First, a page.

David Fair: That is Liz Kennedy. She is co-director of culture and operations with Care-Based Safety, and she's been our guest on Washtenaw United. If you'd like to learn more about our discussion today, you'll find all you need at wemu.org. Washtenaw United is produced in partnership with the United Way for Southeastern Michigan. And you hear it every Monday. I'm David Fair, and this is your community NPR station, 89 one WEMU FM Ypsilanti.


Care-Based Safety is a recent recipient of United Way’s 2024 cycle of the Racial Equity Fund— financial support and technical assistance to BIPOC-led organizations through operational unrestricted grants, ranging from $10,000 to $50,000.

The fund is designed to empower BIPOC-led organizations to provide programs and projects that work toward eliminating racial disparities in pursuit of more equitable and just communities across Washtenaw County.

Following the merge of Washtenaw County to United Way for Southeastern Michigan in the Fall of 2023, this is the first year that the Racial Equity Fund has been introduced to Washtenaw County organizations.

These organizations focus on issues at the intersection of mental health, developmental disabilities, community development and revitalization, education, land ownership, financial literacy, food insecurity, maternal health, housing and more.

With $1 million being allocated to the 2024 Racial Equity Fund cohort, this brings the total investment in local organizations across Southeastern Michigan to $3.2 million since its inception in 2022.

WEMU has partnered with the United Way for Southeastern Michigan to explore the people, organizations, and institutions creating opportunity and equity in our area. And, as part of this ongoing series, you’ll also hear from the people benefiting and growing from the investments being made in the areas of our community where there are gaps in available services. It is a community voice. It is 'Washtenaw United.'

Non-commercial, fact based reporting is made possible by your financial support. Make your donation to WEMU today to keep your community NPR station thriving.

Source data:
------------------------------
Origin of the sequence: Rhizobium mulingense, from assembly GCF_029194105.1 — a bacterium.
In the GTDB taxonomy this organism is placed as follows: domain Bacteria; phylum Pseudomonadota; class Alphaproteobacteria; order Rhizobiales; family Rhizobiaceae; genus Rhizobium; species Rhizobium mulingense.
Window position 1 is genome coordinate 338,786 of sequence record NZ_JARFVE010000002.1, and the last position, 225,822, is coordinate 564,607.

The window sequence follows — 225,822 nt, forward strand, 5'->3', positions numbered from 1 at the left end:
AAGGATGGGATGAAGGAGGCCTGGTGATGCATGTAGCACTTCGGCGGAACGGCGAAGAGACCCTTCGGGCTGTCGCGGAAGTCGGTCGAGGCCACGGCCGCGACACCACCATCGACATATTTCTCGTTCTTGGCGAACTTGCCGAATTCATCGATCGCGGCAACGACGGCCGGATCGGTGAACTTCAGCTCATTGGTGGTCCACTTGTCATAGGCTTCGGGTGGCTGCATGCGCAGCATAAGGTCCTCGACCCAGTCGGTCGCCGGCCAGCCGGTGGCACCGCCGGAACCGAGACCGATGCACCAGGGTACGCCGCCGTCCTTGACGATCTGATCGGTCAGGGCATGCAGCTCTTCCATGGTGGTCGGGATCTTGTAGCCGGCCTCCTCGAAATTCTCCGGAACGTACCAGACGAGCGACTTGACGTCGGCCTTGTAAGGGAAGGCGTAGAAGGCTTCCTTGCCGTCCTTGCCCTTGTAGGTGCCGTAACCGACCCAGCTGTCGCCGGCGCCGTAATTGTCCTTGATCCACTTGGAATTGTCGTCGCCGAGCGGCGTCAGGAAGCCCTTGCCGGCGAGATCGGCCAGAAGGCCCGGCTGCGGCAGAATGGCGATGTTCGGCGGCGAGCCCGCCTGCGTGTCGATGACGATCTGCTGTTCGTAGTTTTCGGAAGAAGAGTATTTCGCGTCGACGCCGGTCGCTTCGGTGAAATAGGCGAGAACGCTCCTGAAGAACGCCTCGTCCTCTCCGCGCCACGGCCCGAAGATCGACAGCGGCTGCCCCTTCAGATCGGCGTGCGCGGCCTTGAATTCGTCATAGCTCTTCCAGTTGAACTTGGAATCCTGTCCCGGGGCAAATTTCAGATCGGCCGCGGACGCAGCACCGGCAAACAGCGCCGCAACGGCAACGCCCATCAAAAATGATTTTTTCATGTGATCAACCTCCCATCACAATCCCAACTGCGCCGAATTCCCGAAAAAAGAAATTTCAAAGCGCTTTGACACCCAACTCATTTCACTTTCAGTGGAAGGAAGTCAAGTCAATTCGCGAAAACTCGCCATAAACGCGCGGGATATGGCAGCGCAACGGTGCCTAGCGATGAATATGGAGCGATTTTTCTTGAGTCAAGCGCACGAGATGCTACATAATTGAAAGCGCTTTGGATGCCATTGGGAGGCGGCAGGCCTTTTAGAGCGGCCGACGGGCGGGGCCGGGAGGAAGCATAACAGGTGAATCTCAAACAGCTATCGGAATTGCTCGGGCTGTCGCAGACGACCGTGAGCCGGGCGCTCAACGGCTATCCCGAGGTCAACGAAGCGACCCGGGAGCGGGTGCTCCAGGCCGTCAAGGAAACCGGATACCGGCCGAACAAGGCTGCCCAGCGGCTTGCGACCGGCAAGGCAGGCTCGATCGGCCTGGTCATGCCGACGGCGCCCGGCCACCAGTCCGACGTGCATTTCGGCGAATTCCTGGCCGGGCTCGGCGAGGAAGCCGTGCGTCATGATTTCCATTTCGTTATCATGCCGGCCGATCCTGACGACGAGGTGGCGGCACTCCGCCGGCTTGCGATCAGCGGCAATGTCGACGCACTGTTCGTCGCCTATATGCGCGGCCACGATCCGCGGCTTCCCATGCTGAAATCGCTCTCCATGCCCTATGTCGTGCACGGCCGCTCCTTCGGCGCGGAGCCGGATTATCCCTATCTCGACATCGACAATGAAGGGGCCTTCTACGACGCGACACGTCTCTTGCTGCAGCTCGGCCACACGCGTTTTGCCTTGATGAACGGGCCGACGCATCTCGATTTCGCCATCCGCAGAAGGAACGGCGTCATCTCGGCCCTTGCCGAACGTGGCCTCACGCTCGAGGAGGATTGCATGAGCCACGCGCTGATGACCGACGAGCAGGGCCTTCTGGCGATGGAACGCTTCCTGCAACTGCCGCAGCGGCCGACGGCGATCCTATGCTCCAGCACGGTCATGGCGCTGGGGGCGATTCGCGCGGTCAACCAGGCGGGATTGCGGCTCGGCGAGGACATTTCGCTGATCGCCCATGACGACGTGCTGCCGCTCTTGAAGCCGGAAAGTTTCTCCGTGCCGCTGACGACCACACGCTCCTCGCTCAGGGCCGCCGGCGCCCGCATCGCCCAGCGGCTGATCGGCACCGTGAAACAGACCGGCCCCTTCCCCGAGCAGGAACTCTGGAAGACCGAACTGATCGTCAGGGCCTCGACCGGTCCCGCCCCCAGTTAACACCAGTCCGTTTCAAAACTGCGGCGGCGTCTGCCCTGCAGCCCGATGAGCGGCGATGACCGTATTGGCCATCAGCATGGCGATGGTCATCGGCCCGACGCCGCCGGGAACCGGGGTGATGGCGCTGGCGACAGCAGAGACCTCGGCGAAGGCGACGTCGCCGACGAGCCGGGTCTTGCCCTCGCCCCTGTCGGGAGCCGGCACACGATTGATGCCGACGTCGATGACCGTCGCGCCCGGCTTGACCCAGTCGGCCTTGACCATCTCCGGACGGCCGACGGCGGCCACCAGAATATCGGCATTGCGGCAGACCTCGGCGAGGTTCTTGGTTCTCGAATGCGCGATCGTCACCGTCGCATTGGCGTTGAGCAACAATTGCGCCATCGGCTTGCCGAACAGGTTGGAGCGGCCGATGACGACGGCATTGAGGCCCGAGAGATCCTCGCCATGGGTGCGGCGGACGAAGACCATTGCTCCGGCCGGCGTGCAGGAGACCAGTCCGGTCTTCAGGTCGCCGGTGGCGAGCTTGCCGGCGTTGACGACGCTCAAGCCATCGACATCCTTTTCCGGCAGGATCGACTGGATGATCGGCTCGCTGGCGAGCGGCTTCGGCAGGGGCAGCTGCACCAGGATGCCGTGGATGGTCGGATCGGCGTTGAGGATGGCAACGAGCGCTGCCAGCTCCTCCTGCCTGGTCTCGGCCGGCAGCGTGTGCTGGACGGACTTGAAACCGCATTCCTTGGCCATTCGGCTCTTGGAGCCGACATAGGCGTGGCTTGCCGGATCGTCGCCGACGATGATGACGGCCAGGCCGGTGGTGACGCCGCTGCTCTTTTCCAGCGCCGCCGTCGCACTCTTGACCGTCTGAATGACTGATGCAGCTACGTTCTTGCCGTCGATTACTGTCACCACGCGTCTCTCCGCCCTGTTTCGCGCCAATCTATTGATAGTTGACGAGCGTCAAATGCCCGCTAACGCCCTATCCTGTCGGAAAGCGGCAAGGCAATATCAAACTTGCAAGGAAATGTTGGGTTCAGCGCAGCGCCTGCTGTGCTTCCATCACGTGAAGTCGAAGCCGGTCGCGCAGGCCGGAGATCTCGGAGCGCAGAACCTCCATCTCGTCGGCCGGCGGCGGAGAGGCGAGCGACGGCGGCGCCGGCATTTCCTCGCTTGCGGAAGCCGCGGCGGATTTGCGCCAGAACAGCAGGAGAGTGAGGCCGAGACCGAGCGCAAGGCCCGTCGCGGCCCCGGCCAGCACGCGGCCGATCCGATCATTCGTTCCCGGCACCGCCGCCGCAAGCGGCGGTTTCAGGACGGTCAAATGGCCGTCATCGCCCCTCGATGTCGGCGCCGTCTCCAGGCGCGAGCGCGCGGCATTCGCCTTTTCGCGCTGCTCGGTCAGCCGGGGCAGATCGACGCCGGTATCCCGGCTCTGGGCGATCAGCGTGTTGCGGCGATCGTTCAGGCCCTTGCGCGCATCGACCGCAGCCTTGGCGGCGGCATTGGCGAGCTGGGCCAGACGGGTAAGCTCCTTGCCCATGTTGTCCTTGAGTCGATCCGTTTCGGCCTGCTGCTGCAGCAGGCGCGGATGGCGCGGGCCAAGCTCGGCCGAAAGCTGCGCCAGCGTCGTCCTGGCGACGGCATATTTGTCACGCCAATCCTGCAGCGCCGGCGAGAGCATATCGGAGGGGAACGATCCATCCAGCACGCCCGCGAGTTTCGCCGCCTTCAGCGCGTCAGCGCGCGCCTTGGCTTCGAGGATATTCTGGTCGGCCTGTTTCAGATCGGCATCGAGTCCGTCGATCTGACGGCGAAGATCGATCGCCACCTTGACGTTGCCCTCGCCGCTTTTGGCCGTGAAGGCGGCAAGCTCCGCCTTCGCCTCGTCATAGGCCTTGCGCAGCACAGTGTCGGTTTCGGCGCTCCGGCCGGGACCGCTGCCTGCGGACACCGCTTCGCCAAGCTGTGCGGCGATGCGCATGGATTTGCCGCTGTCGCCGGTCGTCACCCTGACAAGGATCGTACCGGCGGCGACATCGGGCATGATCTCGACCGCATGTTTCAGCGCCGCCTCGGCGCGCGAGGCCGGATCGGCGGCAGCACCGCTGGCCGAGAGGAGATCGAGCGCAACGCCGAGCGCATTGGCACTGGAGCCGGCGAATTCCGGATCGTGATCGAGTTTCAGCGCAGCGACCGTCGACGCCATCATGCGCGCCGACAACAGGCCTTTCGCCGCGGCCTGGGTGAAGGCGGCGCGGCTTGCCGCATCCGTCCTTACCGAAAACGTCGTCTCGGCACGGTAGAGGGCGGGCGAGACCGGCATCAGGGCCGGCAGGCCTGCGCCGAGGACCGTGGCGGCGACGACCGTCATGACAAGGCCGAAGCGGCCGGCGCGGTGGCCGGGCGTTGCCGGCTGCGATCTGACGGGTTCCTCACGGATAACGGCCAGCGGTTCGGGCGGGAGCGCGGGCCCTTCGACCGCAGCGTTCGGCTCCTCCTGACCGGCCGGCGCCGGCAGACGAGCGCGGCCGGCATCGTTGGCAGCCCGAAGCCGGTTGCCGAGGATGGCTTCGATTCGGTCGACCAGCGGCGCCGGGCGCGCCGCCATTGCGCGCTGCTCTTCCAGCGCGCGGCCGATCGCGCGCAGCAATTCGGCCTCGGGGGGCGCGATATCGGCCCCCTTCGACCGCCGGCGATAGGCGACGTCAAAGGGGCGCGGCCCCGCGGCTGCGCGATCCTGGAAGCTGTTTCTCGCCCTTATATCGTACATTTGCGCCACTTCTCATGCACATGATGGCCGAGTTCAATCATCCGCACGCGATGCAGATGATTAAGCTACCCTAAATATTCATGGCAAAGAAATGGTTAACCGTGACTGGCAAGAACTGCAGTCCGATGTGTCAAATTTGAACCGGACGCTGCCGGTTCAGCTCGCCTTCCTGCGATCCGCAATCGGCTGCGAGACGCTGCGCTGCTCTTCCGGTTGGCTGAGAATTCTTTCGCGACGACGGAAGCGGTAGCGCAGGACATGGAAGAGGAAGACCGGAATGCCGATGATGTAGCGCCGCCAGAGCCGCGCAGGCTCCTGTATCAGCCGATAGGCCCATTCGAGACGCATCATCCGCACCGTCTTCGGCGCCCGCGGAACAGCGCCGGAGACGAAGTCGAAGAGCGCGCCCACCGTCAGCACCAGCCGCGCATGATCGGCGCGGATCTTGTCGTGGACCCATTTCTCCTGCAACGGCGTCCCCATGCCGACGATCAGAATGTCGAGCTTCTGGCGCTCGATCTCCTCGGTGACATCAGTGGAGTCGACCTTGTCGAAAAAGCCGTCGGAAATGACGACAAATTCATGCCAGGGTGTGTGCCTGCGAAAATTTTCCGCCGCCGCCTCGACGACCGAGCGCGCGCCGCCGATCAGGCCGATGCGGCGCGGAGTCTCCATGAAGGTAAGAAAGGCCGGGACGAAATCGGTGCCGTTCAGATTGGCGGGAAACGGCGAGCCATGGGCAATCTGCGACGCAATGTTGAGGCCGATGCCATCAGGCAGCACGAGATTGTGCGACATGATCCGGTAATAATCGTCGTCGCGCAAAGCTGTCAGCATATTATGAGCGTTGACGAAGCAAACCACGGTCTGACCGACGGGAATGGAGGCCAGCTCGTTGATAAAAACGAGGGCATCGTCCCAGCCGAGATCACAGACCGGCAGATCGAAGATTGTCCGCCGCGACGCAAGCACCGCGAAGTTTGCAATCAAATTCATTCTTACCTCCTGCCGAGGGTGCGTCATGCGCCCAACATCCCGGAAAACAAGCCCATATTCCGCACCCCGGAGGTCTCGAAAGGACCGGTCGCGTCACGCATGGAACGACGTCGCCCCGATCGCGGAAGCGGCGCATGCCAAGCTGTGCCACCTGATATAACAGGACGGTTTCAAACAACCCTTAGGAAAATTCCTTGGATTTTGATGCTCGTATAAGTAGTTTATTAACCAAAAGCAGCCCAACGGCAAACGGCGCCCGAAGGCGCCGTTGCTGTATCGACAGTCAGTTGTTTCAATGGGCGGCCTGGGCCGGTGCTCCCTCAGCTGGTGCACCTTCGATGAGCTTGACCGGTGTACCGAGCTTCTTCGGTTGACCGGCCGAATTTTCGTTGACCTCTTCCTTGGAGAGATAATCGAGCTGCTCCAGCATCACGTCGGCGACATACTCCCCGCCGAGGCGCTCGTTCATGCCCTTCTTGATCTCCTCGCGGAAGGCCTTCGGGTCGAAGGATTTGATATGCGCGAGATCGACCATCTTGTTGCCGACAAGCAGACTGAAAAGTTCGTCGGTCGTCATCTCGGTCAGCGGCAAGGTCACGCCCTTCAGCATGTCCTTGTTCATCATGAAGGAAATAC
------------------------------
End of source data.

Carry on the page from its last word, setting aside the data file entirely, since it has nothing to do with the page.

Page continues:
Like 89.1 WEMU on Facebook and follow us on Twitter

Contact WEMU News at 734.487.3363 or email us at studio@wemu.org

Contact David: dfair@emich.edu
Related Content
  • Mental health and well-being is a growing issue among today’s youngsters. For at-risk kids, the challenges are even greater. The “Telling It” program in Washtenaw County provides an outlet for area youngsters to gather in safe, uncensored and judgment-free spaces. The program's founder, Deb Gordon-Gurfinkel, and lead social worker, Kelly Kundrat, joined WEMU's David Fair to discuss how the process is equipping young people with essential skills that nurtures their well-being and sets them on a path towards success and fulfillment.
  • Connecting to the earth, learning to work, play and learn from the soil below our feet: That’s the mission Willow Run Acres in Ypsilanti and the personal mission of its founder, Farmer T.C. Collins. In addition to nurturing the earth and taking joy in its bounties, Farmer T.C. uses Willow Run Acres to fight food injustice and inequities in economic opportunities for the Black community. The land also serves as an education center for young people, so future generations can connect to the earth. Farmer T.C. joined WEMU’s David Fair on an Earth Day edition of "Washtenaw United."
  • A lot of kids get excited at the prospect of spending a part of the summer at sleepaway camp. The sheer number of activities and the opportunities to make new friends and have a life experience outside the home has a number of benefits. Unfortunately, there are a lot of families that can’t afford to provide that experience. That’s where Washtenaw Camp Placement comes in. Its mission is to help youngsters with less access find their way to the camp experience. WEMU's David Fair talks with executive director Matt Tarver-Wahlquist about how to get connected and the kinds of differences it is making.